Last year, Apple made waves by not only announcing the iPhone X with its unique "notch design", but also because the company was charging quite a bit of money for the entry-level variant of the handset. The price of entry to get on the train for Apple's newest flagship smartphone was $999 in the United States, and even higher in other countries.
Of course, this is Apple and price is something that has always been something that gets put under the microscope. With so many competing products out there, and most of it available for a distinct difference in price on the lower end, the fact that Apple all-of-a-sudden wanted to start charging a grand for its newest phone wasn't all that surprising.
Some had even argued that it was only a shock that it took this long.
Still, Apple didn't only launch the iPhone X and call it a day. It also offers the iPhone 8 and iPhone 8 Plus, and there are still older models to choose from, too. If you want an iPhone but don't want to fork over $1,000 to do so, there are ways to do that.
Not that Apple is seeing a huge backlash against the pricing, though. The company's latest quarterly earnings were huge, and part of that comes from iPhone X sales. Even as rumors swirl that sales for the newest iPhone weren't that great, Apple's own sales figures and statements suggest the opposite. At the very least, it looks like the iPhone X has been selling well as far as Apple is concerned.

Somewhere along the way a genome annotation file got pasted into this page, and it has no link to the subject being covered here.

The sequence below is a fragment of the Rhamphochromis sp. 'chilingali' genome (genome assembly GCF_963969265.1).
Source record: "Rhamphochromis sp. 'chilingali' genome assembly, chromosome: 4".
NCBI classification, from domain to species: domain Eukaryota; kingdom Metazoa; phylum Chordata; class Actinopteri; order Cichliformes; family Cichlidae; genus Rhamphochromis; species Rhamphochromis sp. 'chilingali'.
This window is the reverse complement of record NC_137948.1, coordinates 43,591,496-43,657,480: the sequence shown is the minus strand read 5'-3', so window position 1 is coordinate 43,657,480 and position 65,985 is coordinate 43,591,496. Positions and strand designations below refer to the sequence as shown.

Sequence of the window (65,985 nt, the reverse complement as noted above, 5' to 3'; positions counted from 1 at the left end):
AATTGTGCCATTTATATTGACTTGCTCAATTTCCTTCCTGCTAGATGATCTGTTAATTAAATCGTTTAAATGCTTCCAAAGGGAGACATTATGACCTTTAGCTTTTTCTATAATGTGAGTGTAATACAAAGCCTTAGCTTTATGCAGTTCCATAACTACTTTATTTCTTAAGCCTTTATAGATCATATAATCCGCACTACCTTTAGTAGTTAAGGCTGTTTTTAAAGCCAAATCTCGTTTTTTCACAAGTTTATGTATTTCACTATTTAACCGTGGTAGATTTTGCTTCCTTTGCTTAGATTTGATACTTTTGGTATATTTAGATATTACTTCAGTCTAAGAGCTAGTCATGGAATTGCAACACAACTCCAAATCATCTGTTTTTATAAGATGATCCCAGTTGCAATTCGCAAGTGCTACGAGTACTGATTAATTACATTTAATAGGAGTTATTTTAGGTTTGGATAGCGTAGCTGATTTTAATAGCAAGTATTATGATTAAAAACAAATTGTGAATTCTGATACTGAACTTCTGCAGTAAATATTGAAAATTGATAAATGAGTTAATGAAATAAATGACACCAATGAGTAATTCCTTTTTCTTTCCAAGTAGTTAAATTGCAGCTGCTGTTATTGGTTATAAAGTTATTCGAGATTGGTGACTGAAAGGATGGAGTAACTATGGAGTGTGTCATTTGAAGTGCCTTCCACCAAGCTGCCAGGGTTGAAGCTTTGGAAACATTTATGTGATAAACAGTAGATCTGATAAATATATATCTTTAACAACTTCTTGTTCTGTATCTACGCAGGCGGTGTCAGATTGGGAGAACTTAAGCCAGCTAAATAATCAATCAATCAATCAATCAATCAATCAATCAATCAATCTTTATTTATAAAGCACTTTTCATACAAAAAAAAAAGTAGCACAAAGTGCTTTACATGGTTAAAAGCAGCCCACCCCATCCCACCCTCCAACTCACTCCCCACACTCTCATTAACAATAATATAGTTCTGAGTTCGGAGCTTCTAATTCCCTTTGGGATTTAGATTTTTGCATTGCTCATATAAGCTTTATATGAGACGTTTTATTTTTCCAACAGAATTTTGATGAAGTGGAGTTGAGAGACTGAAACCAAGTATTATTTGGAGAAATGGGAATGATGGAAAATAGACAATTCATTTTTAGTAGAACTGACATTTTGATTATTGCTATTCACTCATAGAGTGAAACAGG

Will other companies see the same thing happen when/if they raise prices for their own phones?
We might find out this year with the upcoming Galaxy S9 and Galaxy S9+. Word on the street is that Samsung is going to charge quite a bit of money for each handset, in the same ballpark as the iPhone X. And since this is Samsung, the possibility that it may be following in Apple's footsteps doesn't seem impossible.
One has to wonder if Samsung will have a harder time selling the Galaxy S9 at a steeper price point, though. The newest next big thing for Samsung probably won't be all that different from the Galaxy S8 before it. At the time of this writing Samsung hasn't announced the new flagship yet, but rumors only point to a variable aperture in the camera system, a dual camera system on the Galaxy S9+, and a repositioned fingerprint reader.
None of that really seems to beckon a higher price tag.
All of that got me thinking: Are higher smartphone prices making you consider switching away from the premium flagship tier and opting for more mid-range devices? There's no denying the mid-range market has improved a lot over the years, and there are some great options to look at.
Are you planning on switching to a more affordable smartphone in the near future? Or are you sticking with the premium models, even if their prices continue to rise? Let me know!